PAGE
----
Among the issues confronting contemporary photographers is whether “West” remains a useful frame of reference, Miles observes. In an increasingly global society marked by the dominance of mass-media, chain stores, and social networking, he says, do the communities and landscapes of the North American West present distinctive stories or embody particular issues that enhance our understanding of American history and culture? The 20 photographers whose images appear in “Eye on the West” have responded in various ways to this question and to the challenge of making original work about the West, notes the curator.
Some of them have created visual records of their immediate communities and homelands. Exploring and reanimating the history of the regions in which they live, they portray the enduring vitality of traditional cultures, says Miles, while others have focused their cameras on the inexorable transformation of the rural West, trying at once to convey what was, what is, and what may be coming in small towns, family farms, and Native American communities. Yet others contemplate contemporary ways of living in the urban and suburban West.
As both participants and as observers, many of the photographers have used their cameras to document social movements that have arisen from and transformed Western economic, cultural, and political structures, says Miles, while some find the West ripe with visual metaphors that illuminate the cavalier disregard often exhibited toward nature’s power and our careless treatment of its abundance. In contrast to the monumental landscapes of Watkins, O’Sullivan, and Adams, says Miles, their images suggest the fragility of our presence on the land. Focusing on the intersection of human and natural histories, they explore the many ways contemporary Americans inhabit and transform landscapes shaped over millennia by wind, rain, fire, and tectonic upheaval, he notes.
Several photographers deliberately engage historic photographic projects to draw attention to what is ephemeral and what endures in the West and in its people, Miles says, adding that they provoke consideration of the legacy of earlier projects, the way older images can distort our thinking about the contemporary West, and how the people and places of the West have changed for better and for worse.
Video: ‘Photography and the Contemporary West’
To document what the contemporary West looks like as well as the influence of photography in our appreciation of the region, the Yale Collection of Western Americana has focused on building extensive holdings for a limited number of photographers, says Miles. This approach contrasts with the programs of many museums and galleries that strive to build collections of masterworks to represent the breadth of work being done in the West, Miles points out: “Our goal has been to provide opportunities for students, scholars, and creative artists to explore in depth the work of some of the many talented photographers in the field. The exhibition’s 158 photos were selected from the more than 7,500 images the library holds of the 20 photographers represented in the exhibition.”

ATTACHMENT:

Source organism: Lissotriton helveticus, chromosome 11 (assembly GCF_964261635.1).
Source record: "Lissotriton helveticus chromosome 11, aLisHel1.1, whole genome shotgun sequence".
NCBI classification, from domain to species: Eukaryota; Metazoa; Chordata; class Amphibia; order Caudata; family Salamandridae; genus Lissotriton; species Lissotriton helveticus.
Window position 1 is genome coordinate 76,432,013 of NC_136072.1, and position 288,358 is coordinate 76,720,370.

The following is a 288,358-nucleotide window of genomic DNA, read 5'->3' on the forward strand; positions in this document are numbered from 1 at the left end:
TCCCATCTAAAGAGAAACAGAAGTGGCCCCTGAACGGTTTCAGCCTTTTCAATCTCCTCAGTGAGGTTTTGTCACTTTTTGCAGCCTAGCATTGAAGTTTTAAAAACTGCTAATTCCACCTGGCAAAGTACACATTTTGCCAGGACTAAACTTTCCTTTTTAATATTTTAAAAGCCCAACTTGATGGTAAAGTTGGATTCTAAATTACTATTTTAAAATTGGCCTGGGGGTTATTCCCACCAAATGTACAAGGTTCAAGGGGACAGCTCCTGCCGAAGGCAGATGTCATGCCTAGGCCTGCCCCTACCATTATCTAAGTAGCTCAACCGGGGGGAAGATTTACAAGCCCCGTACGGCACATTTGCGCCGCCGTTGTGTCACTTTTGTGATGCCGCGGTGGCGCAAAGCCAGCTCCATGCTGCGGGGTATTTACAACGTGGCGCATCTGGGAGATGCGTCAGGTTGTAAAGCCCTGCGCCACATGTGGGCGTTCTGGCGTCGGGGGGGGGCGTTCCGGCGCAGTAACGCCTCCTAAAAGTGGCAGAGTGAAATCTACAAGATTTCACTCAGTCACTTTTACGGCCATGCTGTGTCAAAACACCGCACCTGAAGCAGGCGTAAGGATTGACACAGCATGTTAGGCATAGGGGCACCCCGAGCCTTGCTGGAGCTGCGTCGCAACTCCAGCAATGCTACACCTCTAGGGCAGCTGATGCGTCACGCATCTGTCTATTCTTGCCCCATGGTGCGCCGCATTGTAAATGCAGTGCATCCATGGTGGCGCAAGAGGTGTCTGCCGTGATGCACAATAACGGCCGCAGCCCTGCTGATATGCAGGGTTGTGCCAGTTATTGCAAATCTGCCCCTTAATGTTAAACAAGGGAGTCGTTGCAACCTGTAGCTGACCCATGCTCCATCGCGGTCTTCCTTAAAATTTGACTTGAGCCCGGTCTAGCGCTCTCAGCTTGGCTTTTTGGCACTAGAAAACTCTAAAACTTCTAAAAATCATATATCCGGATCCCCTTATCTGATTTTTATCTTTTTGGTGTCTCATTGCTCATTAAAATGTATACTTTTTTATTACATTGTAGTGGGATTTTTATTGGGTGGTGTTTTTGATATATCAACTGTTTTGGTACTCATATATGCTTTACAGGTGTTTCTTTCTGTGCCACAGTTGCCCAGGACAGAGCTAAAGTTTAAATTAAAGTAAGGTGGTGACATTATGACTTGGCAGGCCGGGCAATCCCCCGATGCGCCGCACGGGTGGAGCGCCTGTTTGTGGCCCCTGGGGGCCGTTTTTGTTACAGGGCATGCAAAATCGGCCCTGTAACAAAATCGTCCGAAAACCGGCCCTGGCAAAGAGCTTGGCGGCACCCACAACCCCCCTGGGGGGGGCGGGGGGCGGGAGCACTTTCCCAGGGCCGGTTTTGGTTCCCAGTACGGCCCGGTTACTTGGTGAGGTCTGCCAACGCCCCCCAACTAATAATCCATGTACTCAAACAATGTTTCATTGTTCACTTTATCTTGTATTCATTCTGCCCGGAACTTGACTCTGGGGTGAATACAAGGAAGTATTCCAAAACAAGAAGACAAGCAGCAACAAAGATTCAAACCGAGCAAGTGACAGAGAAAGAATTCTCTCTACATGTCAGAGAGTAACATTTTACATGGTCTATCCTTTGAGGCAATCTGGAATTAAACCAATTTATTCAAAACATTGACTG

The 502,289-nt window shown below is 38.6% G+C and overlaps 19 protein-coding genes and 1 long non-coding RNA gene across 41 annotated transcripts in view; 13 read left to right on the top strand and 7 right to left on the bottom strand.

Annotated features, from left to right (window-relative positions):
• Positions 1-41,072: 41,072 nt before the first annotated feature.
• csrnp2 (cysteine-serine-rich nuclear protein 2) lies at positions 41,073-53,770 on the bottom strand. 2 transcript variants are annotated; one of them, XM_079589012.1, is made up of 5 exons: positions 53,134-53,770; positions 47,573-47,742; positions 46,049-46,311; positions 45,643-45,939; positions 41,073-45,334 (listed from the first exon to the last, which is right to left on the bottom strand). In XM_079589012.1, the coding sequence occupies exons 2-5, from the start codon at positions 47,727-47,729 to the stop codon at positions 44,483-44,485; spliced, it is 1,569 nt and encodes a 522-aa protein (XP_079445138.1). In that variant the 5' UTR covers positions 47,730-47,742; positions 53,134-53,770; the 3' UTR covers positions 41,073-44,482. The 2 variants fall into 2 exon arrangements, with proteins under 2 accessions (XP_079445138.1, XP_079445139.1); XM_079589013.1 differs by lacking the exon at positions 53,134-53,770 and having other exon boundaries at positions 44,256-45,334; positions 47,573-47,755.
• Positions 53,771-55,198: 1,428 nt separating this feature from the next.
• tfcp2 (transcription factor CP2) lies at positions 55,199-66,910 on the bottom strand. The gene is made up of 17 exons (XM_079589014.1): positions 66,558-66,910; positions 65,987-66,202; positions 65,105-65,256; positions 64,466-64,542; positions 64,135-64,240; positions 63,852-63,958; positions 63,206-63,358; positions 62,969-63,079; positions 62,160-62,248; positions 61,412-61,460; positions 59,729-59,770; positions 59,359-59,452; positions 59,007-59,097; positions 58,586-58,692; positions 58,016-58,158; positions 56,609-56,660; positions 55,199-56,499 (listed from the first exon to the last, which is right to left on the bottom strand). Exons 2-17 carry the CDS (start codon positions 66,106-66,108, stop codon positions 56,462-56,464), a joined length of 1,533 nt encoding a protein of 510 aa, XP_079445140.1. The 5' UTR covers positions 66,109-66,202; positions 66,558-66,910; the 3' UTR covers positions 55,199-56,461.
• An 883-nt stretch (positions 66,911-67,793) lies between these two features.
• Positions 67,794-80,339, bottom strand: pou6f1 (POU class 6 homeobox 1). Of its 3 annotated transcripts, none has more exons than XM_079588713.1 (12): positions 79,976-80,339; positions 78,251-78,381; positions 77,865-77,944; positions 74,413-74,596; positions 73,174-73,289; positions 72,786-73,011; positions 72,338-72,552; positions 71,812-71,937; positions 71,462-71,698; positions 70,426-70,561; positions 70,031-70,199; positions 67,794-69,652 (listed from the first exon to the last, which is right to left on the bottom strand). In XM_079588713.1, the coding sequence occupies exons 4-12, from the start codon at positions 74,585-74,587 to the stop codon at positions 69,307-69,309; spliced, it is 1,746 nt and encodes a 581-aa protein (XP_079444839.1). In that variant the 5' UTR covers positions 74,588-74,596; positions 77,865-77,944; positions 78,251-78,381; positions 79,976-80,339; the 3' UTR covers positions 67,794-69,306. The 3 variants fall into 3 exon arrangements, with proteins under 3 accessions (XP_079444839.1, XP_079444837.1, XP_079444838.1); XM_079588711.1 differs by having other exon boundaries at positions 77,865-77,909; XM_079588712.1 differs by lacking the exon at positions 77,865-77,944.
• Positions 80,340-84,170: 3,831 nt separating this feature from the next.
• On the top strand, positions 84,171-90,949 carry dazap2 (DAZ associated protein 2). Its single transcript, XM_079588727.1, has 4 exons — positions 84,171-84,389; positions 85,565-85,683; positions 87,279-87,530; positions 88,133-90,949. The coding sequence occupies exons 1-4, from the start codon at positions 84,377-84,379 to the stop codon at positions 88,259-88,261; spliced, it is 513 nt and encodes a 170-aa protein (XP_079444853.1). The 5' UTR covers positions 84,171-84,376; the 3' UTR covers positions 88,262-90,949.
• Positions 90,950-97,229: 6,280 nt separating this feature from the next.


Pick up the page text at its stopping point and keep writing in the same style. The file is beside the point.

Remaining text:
To complement those deep archival holdings, the Beinecke Library has set out to build an extensive collection of contemporary photobooks to document the work and perspective of hundreds of photographers for whom it holds no individual photographs, the curator notes. The exhibition’s 36 photobooks illustrate the many ways in which contemporary photographers have observed and commented on the people and places of the Trans-Mississippi West, as well as the ways in which new technologies have revolutionized the creation and distribution of images in book form, says Miles.
“The photographers represented in ‘Eye on the West’ work within a documentary tradition that has been a feature of Western photography since the 19th century,” Miles explains. “They make photographs to share with others what they have seen, or perhaps more directly, what the world looks like to them. Their work is rooted in specificity, anchored in the concrete.”
Miles says of the photographers whose work is now at home in the Beinecke Library: “Their images present us with opportunities to see people, places, or events outside our field of vision, to see something we have overlooked, or, perhaps, to see differently a scene we have viewed without comprehension. As artists, they do not copy the world; they create an intervention that stands between us and the world, an intervention that encourages us to see, feel, and think differently about the world as the result of seeing the image they have created.”